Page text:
Poll finds strong opposition to gender self-identification plans

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A Sunday Times poll has revealed widespread opposition to Scottish legislation that will make it easier and quicker for people to change their legal gender. 

The survey asked over 1,000 adults in Scotland their views on the Scottish government's gender self-identification plans. 

The Gender Recognition Reform (Scotland) Bill proposes cutting the waiting period for a gender recognition certificate from the current two years to three months with a further three-month 'reflection period', but half of those surveyed said they were opposed to this, with only a quarter backing it.

Other plans include lowering the age limit at which people can change their gender from 18 to 16 but the survey found strong opposition to this - 62% were against compared to only 19% in favour.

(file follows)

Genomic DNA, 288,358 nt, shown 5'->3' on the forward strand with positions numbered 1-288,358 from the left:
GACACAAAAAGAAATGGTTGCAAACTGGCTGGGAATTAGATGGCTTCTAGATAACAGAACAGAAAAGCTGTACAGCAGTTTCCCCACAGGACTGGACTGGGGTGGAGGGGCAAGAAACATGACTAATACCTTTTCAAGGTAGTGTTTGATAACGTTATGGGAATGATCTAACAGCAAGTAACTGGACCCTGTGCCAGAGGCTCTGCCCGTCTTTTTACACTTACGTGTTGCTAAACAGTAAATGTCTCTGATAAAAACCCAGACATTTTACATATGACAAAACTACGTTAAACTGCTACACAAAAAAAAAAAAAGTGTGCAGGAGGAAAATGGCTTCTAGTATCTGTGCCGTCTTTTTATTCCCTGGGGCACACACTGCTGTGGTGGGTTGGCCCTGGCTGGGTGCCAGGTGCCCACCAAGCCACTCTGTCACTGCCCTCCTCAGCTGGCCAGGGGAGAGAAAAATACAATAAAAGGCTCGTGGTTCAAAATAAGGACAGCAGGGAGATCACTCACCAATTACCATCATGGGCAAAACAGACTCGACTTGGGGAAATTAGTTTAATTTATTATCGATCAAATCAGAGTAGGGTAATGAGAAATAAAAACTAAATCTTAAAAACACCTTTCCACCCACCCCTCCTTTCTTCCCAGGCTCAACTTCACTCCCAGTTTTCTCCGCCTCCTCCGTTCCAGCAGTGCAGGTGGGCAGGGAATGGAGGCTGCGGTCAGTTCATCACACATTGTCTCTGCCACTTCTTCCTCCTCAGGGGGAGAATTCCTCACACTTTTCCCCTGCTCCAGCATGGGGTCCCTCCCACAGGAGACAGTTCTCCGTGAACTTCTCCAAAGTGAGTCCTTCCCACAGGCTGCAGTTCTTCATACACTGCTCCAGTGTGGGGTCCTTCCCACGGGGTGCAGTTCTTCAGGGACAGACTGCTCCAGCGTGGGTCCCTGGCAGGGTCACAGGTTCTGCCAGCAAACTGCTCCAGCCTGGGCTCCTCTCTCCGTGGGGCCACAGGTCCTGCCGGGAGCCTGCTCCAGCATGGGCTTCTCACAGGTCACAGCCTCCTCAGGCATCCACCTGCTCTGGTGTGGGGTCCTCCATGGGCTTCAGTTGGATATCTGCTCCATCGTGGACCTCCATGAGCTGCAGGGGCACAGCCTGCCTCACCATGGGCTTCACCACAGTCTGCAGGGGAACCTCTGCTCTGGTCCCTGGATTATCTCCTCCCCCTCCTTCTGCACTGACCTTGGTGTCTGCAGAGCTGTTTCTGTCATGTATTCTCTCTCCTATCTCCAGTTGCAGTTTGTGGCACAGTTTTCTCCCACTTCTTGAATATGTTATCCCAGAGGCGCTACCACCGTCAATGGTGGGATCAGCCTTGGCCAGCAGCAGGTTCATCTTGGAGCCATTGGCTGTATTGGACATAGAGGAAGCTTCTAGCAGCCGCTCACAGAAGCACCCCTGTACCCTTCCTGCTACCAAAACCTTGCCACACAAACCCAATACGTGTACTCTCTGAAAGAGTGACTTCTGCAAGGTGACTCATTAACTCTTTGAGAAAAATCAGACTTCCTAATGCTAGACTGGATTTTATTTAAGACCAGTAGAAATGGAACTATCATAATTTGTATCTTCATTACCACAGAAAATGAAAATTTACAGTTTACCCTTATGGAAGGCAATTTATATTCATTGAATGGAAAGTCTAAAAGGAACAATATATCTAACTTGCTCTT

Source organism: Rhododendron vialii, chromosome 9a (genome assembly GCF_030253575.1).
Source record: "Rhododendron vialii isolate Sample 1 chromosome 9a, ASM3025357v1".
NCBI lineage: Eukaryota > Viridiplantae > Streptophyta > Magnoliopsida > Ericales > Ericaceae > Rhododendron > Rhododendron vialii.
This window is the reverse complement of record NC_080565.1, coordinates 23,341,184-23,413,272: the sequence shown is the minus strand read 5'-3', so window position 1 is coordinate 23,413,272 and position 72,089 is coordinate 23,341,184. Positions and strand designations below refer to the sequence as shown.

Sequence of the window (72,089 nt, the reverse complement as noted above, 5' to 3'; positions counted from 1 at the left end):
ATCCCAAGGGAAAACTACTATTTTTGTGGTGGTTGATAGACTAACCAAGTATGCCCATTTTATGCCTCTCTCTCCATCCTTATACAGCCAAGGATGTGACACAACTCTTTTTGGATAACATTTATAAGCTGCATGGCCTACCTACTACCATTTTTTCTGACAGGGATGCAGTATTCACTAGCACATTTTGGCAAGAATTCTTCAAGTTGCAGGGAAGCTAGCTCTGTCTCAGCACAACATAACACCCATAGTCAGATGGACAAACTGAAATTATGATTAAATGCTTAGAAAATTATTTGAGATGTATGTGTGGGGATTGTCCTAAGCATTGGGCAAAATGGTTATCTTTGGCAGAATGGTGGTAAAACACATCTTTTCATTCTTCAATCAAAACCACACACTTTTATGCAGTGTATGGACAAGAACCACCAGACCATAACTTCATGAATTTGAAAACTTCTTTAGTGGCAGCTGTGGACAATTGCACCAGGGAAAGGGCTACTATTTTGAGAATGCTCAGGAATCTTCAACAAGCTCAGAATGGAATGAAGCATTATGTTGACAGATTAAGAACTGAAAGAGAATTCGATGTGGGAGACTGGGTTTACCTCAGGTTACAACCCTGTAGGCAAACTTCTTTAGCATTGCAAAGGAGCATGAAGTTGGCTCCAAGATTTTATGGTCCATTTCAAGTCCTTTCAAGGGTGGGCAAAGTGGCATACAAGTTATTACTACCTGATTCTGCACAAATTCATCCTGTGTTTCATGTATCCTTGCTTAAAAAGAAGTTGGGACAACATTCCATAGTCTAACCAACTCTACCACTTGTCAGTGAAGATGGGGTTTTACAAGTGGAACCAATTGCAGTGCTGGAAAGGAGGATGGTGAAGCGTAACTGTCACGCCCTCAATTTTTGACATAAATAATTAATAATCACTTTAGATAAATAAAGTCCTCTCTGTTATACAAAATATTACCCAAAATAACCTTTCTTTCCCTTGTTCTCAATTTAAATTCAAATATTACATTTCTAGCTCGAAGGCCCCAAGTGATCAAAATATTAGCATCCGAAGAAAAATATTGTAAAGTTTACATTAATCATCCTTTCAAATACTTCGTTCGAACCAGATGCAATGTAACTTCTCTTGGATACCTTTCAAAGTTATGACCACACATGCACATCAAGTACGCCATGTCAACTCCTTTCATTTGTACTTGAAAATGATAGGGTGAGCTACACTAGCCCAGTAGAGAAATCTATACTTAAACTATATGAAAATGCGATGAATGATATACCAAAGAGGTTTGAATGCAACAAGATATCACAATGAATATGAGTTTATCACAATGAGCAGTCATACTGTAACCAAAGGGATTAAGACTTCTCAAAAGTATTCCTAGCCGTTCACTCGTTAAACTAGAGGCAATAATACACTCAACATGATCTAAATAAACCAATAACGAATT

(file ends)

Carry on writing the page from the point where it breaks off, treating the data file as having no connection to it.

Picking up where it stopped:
Scots were also more likely to oppose plans to remove the requirement of a medical diagnosis of gender dysphoria. Only a quarter (26%) support this proposal, while over a third (39%) are opposed or don't know (35%). 

The Gender Recognition Reform (Scotland) Bill will be debated by MSPs on 27 October. 

The Christian Institute is urging Scots to get in touch with their local MSPs to voice their concerns before the debate in the Scottish Parliament. 

"It is clear that most voters do not agree with removing the legal safeguards that currently exist. It is important that Christians make their voices heard," said Christian Institute director, Colin Hart. 

"Please join with us in giving thanks for such widespread opposition to the Scottish Government's plans. Pray that it would continue to grow."